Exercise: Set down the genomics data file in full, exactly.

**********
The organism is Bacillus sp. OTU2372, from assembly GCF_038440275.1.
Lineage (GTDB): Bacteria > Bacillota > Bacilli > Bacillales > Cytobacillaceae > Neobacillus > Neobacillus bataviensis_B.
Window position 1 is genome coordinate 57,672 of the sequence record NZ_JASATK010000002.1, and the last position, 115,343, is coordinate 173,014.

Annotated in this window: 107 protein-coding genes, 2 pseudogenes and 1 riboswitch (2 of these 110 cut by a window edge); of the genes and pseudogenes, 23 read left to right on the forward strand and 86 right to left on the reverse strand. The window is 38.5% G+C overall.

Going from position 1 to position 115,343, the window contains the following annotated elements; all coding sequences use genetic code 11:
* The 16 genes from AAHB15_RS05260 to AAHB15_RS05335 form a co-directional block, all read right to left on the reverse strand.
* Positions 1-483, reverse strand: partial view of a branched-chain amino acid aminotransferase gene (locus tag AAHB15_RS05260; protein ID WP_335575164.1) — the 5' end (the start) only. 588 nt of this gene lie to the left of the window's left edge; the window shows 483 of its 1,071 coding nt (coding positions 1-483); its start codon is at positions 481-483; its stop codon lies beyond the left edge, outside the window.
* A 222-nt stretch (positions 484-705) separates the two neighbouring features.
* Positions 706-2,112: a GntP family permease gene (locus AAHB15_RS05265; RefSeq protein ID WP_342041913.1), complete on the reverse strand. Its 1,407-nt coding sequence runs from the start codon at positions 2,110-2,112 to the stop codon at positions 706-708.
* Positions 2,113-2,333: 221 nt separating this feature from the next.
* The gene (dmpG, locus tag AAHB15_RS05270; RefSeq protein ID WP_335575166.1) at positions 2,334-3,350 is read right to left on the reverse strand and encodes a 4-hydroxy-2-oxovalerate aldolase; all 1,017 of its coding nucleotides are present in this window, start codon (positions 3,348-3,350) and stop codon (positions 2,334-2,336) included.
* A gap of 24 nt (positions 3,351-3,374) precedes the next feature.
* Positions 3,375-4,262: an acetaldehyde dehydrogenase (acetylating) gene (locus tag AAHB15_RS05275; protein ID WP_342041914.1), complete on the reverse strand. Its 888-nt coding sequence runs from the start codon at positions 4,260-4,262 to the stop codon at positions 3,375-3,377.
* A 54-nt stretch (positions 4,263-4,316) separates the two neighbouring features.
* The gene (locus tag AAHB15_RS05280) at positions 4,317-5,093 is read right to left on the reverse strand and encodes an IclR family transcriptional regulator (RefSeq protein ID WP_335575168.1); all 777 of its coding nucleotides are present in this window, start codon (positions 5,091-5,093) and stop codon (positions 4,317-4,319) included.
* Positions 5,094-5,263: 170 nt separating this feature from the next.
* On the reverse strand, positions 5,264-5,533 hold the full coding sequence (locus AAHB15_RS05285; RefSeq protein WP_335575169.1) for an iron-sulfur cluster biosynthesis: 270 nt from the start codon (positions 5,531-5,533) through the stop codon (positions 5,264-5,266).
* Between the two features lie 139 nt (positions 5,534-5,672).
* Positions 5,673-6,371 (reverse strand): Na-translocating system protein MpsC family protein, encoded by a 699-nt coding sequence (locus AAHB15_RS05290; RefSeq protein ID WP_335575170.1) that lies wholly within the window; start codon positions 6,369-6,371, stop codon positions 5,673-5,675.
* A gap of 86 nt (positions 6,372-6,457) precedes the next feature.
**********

The organism is Bacillus sp. OTU2372, from assembly GCF_038440275.1.
Lineage (GTDB): Bacteria > Bacillota > Bacilli > Bacillales > Cytobacillaceae > Neobacillus > Neobacillus bataviensis_B.
Window position 1 is genome coordinate 57,672 of the sequence record NZ_JASATK010000002.1, and the last position, 115,343, is coordinate 173,014.

Annotated in this window: 107 protein-coding genes, 2 pseudogenes and 1 riboswitch (2 of these 110 cut by a window edge); of the genes and pseudogenes, 23 read left to right on the forward strand and 86 right to left on the reverse strand. The window is 38.5% G+C overall.

Going from position 1 to position 115,343, the window contains the following annotated elements; all coding sequences use genetic code 11:
* The 16 genes from AAHB15_RS05260 to AAHB15_RS05335 form a co-directional block, all read right to left on the reverse strand.
* Positions 1-483, reverse strand: partial view of a branched-chain amino acid aminotransferase gene (locus tag AAHB15_RS05260; protein ID WP_335575164.1) — the 5' end (the start) only. 588 nt of this gene lie to the left of the window's left edge; the window shows 483 of its 1,071 coding nt (coding positions 1-483); its start codon is at positions 481-483; its stop codon lies beyond the left edge, outside the window.
* A 222-nt stretch (positions 484-705) separates the two neighbouring features.
* Positions 706-2,112: a GntP family permease gene (locus AAHB15_RS05265; RefSeq protein ID WP_342041913.1), complete on the reverse strand. Its 1,407-nt coding sequence runs from the start codon at positions 2,110-2,112 to the stop codon at positions 706-708.
* Positions 2,113-2,333: 221 nt separating this feature from the next.
* The gene (dmpG, locus tag AAHB15_RS05270; RefSeq protein ID WP_335575166.1) at positions 2,334-3,350 is read right to left on the reverse strand and encodes a 4-hydroxy-2-oxovalerate aldolase; all 1,017 of its coding nucleotides are present in this window, start codon (positions 3,348-3,350) and stop codon (positions 2,334-2,336) included.
* A gap of 24 nt (positions 3,351-3,374) precedes the next feature.
* Positions 3,375-4,262: an acetaldehyde dehydrogenase (acetylating) gene (locus tag AAHB15_RS05275; protein ID WP_342041914.1), complete on the reverse strand. Its 888-nt coding sequence runs from the start codon at positions 4,260-4,262 to the stop codon at positions 3,375-3,377.
* A 54-nt stretch (positions 4,263-4,316) separates the two neighbouring features.
* The gene (locus tag AAHB15_RS05280) at positions 4,317-5,093 is read right to left on the reverse strand and encodes an IclR family transcriptional regulator (RefSeq protein ID WP_335575168.1); all 777 of its coding nucleotides are present in this window, start codon (positions 5,091-5,093) and stop codon (positions 4,317-4,319) included.
* Positions 5,094-5,263: 170 nt separating this feature from the next.
* On the reverse strand, positions 5,264-5,533 hold the full coding sequence (locus AAHB15_RS05285; RefSeq protein WP_335575169.1) for an iron-sulfur cluster biosynthesis: 270 nt from the start codon (positions 5,531-5,533) through the stop codon (positions 5,264-5,266).
* Between the two features lie 139 nt (positions 5,534-5,672).
* Positions 5,673-6,371 (reverse strand): Na-translocating system protein MpsC family protein, encoded by a 699-nt coding sequence (locus AAHB15_RS05290; RefSeq protein ID WP_335575170.1) that lies wholly within the window; start codon positions 6,369-6,371, stop codon positions 5,673-5,675.
* A gap of 86 nt (positions 6,372-6,457) precedes the next feature.